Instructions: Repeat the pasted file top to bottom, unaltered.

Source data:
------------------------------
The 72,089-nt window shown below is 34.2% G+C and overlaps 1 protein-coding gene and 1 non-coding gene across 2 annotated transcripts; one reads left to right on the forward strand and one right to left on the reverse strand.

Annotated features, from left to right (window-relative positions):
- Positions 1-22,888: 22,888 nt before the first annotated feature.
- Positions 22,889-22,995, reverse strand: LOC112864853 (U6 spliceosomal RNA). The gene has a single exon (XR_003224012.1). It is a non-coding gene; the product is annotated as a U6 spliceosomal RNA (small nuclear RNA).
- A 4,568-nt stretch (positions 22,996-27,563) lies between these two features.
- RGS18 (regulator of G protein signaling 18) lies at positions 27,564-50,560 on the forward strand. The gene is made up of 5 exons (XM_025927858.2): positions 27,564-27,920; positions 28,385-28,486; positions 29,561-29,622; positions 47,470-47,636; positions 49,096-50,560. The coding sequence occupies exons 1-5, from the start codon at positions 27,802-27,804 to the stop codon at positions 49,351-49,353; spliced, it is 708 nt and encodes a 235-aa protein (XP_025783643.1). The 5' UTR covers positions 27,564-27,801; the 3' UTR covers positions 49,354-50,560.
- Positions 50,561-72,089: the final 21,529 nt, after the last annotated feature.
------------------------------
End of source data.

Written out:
The 72,089-nt window shown below is 34.2% G+C and overlaps 1 protein-coding gene and 1 non-coding gene across 2 annotated transcripts; one reads left to right on the forward strand and one right to left on the reverse strand.

Annotated features, from left to right (window-relative positions):
- Positions 1-22,888: 22,888 nt before the first annotated feature.
- Positions 22,889-22,995, reverse strand: LOC112864853 (U6 spliceosomal RNA). The gene has a single exon (XR_003224012.1). It is a non-coding gene; the product is annotated as a U6 spliceosomal RNA (small nuclear RNA).
- A 4,568-nt stretch (positions 22,996-27,563) lies between these two features.
- RGS18 (regulator of G protein signaling 18) lies at positions 27,564-50,560 on the forward strand. The gene is made up of 5 exons (XM_025927858.2): positions 27,564-27,920; positions 28,385-28,486; positions 29,561-29,622; positions 47,470-47,636; positions 49,096-50,560. The coding sequence occupies exons 1-5, from the start codon at positions 27,802-27,804 to the stop codon at positions 49,351-49,353; spliced, it is 708 nt and encodes a 235-aa protein (XP_025783643.1). The 5' UTR covers positions 27,564-27,801; the 3' UTR covers positions 49,354-50,560.
- Positions 50,561-72,089: the final 21,529 nt, after the last annotated feature.